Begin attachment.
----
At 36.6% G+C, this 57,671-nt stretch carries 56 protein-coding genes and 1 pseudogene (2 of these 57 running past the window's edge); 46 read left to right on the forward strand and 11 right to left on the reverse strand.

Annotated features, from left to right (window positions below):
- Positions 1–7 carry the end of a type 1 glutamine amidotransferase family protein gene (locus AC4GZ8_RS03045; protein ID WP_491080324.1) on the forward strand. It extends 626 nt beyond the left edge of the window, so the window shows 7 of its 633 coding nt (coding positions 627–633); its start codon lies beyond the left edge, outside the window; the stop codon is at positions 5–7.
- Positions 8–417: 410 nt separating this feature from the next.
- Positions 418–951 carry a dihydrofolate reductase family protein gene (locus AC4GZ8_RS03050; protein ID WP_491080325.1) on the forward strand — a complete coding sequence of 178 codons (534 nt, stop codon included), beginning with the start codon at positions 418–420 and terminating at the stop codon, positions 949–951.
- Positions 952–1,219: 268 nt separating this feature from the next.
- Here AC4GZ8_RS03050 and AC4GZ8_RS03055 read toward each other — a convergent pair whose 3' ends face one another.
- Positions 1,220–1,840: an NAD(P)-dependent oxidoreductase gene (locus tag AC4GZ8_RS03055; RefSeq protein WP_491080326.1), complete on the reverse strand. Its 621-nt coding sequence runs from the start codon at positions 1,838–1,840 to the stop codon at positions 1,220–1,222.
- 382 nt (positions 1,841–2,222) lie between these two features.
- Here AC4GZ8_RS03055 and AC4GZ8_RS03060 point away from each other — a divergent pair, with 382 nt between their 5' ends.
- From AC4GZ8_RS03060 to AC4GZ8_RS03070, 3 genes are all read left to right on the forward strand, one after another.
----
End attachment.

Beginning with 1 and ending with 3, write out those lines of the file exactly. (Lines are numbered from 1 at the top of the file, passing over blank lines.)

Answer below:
At 36.6% G+C, this 57,671-nt stretch carries 56 protein-coding genes and 1 pseudogene (2 of these 57 running past the window's edge); 46 read left to right on the forward strand and 11 right to left on the reverse strand.

Annotated features, from left to right (window positions below):
- Positions 1–7 carry the end of a type 1 glutamine amidotransferase family protein gene (locus AC4GZ8_RS03045; protein ID WP_491080324.1) on the forward strand. It extends 626 nt beyond the left edge of the window, so the window shows 7 of its 633 coding nt (coding positions 627–633); its start codon lies beyond the left edge, outside the window; the stop codon is at positions 5–7.